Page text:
Heidegger: On the Way to Language

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BayouHuguenot

Puritanboard Clerk
Heidegger, Martin. On the Way to Language. HarperCollins.

This book functions as a running commentary on Heidegger’s famous line: “Language is the house of being.” It begins with a 50 page dialogue between himself and a Japanese student on the limits of language. Quite fascinating, actually. Heidegger talks about his studies with Husserl and how Being and Time was received. It then examines some difficult (!) themes in Being and Time.

The problem: language itself rests upon a metaphysical distinction between the sensuous and the suprasensuous. There is sound and script and the signifier. How do the two relate? Heidegger offers tentative suggestions--nothing more--that words function more than simply signifiers. They are hints. Maybe we need a word stronger than “hint.”

One of the problems with “the house of Being” is that the “being” of language isn’t itself linguistic (24). Not yet, anyway. I think the Christian metaphysician has an angle on this: The Logos himself structures both being and language.

The two-fold of being. This is “Being” and “beings.”

“Our thinking today is to think what the Greeks thought in an even more Greek manner” (39). Is “to be present” the same thing as “appearance?” This is unconcealment, a clearing. Heidegger is trying to get beyond the subject-object duality into a manner of being that takes the objective back into the subjective. So what could be that “object?” At this point Heidegger suggests the message. As Christians we could see echoes of the Word speaking to us.

Lagniappe

What does “Being” mean? There is a difference between “the Being of beings” and “Being” as “Being.” The latter means the “clearing” of Truth.

Heidegger never intended “nothingness” to function as a cipher for nihilism (19).

When Heidegger spoke of “overcoming metaphysics,” he wasn’t intending to do away with metaphysics. He simply wanted to place it within its own limits (Heidegger 20).

Experience refers the object back to the subject (36). We aren’t speaking about language; we are speaking from language. This makes the speaking a dialogue. Here we bring back the connection of hermeneutics, of the Messenger with the message. The messenger comes from the message (actually a very good explanation of the Christian kerygma).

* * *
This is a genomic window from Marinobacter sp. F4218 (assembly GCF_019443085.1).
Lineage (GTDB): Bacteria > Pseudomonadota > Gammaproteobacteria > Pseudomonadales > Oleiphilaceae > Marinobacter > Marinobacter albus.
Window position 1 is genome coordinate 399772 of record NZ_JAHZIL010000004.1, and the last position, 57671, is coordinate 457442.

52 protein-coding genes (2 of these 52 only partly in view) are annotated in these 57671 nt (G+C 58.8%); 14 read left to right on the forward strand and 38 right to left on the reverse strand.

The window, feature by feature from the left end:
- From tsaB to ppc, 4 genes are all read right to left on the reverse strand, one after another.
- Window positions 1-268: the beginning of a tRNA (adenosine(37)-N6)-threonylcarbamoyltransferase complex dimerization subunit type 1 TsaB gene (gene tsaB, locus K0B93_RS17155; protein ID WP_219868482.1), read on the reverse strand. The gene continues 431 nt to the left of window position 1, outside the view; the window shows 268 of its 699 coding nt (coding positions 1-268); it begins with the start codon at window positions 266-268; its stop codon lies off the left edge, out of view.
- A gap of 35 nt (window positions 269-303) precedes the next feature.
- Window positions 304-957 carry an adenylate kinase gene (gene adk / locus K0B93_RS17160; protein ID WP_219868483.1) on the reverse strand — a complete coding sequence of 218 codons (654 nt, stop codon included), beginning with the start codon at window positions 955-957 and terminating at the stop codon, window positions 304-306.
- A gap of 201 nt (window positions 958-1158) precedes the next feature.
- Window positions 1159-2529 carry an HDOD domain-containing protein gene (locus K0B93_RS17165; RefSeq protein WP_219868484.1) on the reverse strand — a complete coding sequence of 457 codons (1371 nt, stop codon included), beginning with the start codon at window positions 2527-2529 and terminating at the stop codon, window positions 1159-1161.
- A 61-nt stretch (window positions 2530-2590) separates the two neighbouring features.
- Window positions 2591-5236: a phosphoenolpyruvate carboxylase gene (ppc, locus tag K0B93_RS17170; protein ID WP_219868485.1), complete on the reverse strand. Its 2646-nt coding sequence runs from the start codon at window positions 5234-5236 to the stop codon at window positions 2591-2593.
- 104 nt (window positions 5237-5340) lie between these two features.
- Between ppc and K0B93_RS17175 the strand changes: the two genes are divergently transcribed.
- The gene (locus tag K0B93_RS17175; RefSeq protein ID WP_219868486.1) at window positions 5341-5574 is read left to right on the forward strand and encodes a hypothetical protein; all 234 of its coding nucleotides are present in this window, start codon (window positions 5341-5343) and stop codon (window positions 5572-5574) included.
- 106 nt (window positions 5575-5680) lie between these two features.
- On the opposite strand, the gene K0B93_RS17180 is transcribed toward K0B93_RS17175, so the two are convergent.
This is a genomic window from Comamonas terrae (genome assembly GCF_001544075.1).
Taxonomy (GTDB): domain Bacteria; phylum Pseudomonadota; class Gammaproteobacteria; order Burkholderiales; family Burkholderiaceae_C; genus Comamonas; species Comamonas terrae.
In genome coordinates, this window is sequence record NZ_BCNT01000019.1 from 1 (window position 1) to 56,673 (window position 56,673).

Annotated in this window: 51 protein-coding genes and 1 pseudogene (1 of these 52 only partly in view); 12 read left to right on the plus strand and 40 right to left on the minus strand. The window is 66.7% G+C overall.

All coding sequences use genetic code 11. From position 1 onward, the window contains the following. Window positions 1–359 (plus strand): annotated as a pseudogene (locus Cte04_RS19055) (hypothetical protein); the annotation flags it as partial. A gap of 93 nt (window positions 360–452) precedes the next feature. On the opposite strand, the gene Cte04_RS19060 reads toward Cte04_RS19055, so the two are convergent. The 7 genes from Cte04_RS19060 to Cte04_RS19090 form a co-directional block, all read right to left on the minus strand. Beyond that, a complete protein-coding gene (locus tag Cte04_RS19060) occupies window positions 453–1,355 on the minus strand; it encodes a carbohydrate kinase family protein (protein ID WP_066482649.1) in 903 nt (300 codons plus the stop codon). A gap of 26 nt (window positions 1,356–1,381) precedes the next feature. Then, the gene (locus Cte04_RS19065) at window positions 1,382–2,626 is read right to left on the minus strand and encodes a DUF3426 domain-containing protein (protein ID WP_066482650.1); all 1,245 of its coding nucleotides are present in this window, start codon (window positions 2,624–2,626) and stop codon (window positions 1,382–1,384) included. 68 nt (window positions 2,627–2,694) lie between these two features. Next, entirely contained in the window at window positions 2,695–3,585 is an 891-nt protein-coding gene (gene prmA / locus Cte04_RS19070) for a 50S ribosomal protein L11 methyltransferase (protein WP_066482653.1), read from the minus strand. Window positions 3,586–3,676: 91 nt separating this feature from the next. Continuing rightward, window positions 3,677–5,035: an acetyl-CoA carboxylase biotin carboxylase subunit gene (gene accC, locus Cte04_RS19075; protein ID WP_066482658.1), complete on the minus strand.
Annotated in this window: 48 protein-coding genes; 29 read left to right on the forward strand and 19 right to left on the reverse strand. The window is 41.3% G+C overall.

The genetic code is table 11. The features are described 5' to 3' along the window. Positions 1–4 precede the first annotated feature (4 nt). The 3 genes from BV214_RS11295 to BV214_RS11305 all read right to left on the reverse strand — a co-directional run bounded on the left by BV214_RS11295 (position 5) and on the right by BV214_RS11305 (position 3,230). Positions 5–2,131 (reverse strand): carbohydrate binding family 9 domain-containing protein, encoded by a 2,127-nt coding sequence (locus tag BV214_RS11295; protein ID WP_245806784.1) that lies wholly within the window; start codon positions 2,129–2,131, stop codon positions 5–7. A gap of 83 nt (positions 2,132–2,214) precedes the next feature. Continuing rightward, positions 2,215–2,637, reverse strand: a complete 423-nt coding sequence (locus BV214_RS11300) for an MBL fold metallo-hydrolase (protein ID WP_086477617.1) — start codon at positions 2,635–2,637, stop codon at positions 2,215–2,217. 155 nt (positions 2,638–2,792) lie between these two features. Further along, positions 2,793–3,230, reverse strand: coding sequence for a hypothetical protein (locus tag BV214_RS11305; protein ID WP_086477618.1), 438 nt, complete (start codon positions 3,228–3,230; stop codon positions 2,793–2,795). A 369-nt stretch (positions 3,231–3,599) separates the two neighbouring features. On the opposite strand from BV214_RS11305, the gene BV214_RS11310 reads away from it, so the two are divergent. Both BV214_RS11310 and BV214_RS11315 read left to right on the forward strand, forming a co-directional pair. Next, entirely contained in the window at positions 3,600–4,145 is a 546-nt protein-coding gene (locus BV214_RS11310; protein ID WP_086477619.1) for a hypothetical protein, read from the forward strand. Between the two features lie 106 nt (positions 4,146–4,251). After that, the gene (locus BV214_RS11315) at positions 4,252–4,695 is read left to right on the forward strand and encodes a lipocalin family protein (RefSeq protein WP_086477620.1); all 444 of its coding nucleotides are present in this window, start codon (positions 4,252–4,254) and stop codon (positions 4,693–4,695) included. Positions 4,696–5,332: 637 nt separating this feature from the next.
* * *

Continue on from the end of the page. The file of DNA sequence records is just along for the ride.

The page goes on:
The Nature of Language

To undergo an experience with language is to submit to the claims of that language (57). We must rid ourselves of the habit of always hearing what we already understand.

The older streams of analytic philosophy sought to make a technical super-language. Whether that’s feasible or not (it isn’t), knowing all the details about a language still leaves with one unknown: the very experiencing of the language. Yet this raises another question: can language give you everything about that language? It seems it cannot. It seems language is always holding back something. This is what gives rise to poetry: the poet seeks to point beyond himself.

Heidegger has some remarks on his earlier essay “Building, Dwelling, Thinking.” To understand this--if we ever do--we need to know what Heidegger means by “nearness.” The World--the totality of things--has four regions: earth, sky, mortals, and “divinities” (not really gods, close to Platonic forms, but Heidegger wouldn’t dare say that). The “nearness” is a movement that holds the four regions together (104ff).

Nearness is a refusal for things to be “locked in” at “calculated distances.” What does that mean? The best way is to illustrate the ancient and medieval architecture that “moved with nature and landscapes” compared with the grisly horrors of Bauhaus architecture today. We are resisting the “reign of quantity,” to borrow a phrase from Rene Guenon.

Conclusion

The opening dialogue was fascinating. His essay “The Nature of Language” made interesting suggestions, but as is often the case with Heidegger, one wasn’t sure what his overall point was. His essay “Words” repeated a lot from “The Nature of Language.”
 
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